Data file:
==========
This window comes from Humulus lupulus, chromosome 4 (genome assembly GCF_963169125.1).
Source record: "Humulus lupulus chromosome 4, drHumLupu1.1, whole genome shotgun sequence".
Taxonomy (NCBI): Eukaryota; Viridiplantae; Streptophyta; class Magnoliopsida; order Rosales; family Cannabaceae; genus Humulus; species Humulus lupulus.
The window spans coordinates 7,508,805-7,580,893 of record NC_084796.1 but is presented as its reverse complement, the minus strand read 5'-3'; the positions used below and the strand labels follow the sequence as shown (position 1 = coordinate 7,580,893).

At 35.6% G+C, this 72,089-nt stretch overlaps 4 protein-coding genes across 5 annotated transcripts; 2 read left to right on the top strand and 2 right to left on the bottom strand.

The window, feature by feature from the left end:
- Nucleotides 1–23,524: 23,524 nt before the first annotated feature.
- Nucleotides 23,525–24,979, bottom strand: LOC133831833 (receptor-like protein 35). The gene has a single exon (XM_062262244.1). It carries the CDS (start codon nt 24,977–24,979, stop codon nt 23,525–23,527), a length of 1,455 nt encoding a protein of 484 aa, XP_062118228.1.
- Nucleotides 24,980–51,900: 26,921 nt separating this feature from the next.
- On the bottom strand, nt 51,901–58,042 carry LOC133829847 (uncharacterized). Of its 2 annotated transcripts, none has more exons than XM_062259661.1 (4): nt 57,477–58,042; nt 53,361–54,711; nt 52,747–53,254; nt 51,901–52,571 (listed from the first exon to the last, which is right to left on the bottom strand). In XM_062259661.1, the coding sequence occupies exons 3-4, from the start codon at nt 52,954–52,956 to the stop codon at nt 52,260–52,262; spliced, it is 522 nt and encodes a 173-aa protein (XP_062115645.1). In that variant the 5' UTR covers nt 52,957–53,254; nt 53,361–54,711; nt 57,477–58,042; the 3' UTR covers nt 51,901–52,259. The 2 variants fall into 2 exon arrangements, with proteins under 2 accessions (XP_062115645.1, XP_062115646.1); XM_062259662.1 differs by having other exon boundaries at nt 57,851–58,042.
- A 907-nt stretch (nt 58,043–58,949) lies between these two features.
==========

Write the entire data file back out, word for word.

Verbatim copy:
This window comes from Humulus lupulus, chromosome 4 (genome assembly GCF_963169125.1).
Source record: "Humulus lupulus chromosome 4, drHumLupu1.1, whole genome shotgun sequence".
Taxonomy (NCBI): Eukaryota; Viridiplantae; Streptophyta; class Magnoliopsida; order Rosales; family Cannabaceae; genus Humulus; species Humulus lupulus.
The window spans coordinates 7,508,805-7,580,893 of record NC_084796.1 but is presented as its reverse complement, the minus strand read 5'-3'; the positions used below and the strand labels follow the sequence as shown (position 1 = coordinate 7,580,893).

At 35.6% G+C, this 72,089-nt stretch overlaps 4 protein-coding genes across 5 annotated transcripts; 2 read left to right on the top strand and 2 right to left on the bottom strand.

The window, feature by feature from the left end:
- Nucleotides 1–23,524: 23,524 nt before the first annotated feature.
- Nucleotides 23,525–24,979, bottom strand: LOC133831833 (receptor-like protein 35). The gene has a single exon (XM_062262244.1). It carries the CDS (start codon nt 24,977–24,979, stop codon nt 23,525–23,527), a length of 1,455 nt encoding a protein of 484 aa, XP_062118228.1.
- Nucleotides 24,980–51,900: 26,921 nt separating this feature from the next.
- On the bottom strand, nt 51,901–58,042 carry LOC133829847 (uncharacterized). Of its 2 annotated transcripts, none has more exons than XM_062259661.1 (4): nt 57,477–58,042; nt 53,361–54,711; nt 52,747–53,254; nt 51,901–52,571 (listed from the first exon to the last, which is right to left on the bottom strand). In XM_062259661.1, the coding sequence occupies exons 3-4, from the start codon at nt 52,954–52,956 to the stop codon at nt 52,260–52,262; spliced, it is 522 nt and encodes a 173-aa protein (XP_062115645.1). In that variant the 5' UTR covers nt 52,957–53,254; nt 53,361–54,711; nt 57,477–58,042; the 3' UTR covers nt 51,901–52,259. The 2 variants fall into 2 exon arrangements, with proteins under 2 accessions (XP_062115645.1, XP_062115646.1); XM_062259662.1 differs by having other exon boundaries at nt 57,851–58,042.
- A 907-nt stretch (nt 58,043–58,949) lies between these two features.